Mississippi State University
Taylor, Christopher M.
Date of Degree
Graduate Thesis - Open Access
Master of Science
College of Arts and Sciences
Department of Biological Sciences
Trade offs between mating and predator avoidance advantages were studied in the western mosquitofish (Gambusia affinis: Poeciliidae). When tested with green sunfish (Lepomis cyanellus) predators, larger male G. affinis were found to have a higher number of escapes compared to smaller males. Smaller males were captured more often than larger males in groups of six and in both complex and simple habitat types. Large males, on average, were found to attempt more matings and spend a larger proportion of time near the female than smaller males. When trials with predators were compared to trials without predators, large males decreased mating attempts and time spent near the female although, small males increased time spent near females. Size of the predator did not affect these behaviors. Fry were reared under varying levels of predator exposure (visual, olfactory, both, or neither) and predation response was measured for each group at maturity. Results were not significant and were confounded by G. affinis size.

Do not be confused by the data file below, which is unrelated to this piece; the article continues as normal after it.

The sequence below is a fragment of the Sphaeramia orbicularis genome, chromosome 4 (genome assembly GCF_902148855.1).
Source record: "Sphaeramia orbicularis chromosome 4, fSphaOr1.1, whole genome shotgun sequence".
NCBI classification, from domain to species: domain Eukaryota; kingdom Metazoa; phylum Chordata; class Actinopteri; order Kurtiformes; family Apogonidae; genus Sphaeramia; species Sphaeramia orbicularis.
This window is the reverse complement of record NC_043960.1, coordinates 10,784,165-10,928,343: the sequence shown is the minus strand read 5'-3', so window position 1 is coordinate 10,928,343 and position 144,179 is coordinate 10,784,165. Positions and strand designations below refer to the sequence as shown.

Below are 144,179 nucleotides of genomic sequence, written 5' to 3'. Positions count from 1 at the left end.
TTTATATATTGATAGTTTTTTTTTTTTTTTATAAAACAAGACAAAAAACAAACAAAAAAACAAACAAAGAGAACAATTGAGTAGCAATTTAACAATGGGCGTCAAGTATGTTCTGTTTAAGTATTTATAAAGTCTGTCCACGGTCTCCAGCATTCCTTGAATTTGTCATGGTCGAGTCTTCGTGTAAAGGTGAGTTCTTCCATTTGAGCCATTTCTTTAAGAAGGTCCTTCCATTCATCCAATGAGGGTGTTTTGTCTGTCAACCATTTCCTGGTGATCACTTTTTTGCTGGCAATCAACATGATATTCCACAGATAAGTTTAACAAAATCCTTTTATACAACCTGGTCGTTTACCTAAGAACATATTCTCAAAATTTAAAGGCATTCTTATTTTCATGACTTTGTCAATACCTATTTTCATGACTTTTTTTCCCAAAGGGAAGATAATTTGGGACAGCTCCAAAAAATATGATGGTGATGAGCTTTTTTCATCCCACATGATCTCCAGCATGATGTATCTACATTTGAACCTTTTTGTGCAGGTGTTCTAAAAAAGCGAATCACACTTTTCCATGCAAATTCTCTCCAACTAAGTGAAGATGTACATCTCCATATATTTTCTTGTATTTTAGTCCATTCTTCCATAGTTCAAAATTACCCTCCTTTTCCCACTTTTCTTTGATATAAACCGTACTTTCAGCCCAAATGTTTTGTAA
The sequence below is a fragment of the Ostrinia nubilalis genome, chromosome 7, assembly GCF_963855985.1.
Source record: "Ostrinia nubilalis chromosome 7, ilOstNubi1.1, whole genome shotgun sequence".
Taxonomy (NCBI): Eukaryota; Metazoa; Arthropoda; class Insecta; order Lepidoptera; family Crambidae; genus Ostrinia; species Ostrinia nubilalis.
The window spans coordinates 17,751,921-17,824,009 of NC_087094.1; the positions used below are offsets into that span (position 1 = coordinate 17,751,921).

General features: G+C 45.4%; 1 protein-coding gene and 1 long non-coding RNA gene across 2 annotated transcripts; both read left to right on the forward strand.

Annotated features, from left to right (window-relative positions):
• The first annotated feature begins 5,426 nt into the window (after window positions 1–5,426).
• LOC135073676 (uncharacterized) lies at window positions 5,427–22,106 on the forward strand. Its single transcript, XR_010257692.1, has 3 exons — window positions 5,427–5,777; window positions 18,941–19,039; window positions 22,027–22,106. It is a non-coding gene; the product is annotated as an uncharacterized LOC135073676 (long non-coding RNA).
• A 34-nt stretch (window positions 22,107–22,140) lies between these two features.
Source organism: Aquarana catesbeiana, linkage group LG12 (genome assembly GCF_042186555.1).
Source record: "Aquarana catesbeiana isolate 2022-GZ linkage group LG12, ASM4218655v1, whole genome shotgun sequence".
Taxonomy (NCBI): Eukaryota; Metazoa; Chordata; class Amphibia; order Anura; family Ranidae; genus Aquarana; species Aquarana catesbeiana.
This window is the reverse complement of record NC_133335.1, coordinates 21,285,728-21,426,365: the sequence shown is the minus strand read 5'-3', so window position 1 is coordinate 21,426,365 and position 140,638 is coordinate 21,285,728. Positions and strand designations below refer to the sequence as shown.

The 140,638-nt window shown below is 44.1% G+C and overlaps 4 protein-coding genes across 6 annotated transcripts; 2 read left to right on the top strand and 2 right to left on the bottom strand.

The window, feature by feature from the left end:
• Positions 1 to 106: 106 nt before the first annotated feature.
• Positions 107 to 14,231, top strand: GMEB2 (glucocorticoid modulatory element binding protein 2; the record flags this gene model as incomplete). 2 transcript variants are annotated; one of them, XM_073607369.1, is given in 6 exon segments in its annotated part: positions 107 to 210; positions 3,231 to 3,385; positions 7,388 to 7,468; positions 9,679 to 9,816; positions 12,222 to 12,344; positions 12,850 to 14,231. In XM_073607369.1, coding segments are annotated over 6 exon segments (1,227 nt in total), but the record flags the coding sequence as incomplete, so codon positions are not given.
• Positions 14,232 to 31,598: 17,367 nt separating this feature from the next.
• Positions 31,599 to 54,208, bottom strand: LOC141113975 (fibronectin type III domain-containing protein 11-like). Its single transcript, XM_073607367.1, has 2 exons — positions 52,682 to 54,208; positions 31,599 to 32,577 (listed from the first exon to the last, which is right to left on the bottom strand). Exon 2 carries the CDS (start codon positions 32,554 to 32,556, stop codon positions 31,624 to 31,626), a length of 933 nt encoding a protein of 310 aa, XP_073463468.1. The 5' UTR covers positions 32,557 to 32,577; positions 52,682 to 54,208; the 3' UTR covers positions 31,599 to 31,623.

Peterson, Alison, "Effects of Size and Exposure to Predation Threat on Mating Behavior and Predation Response in Male Western Mosquitofish (Gambusia Affinis)" (2004). Theses and Dissertations. 1793.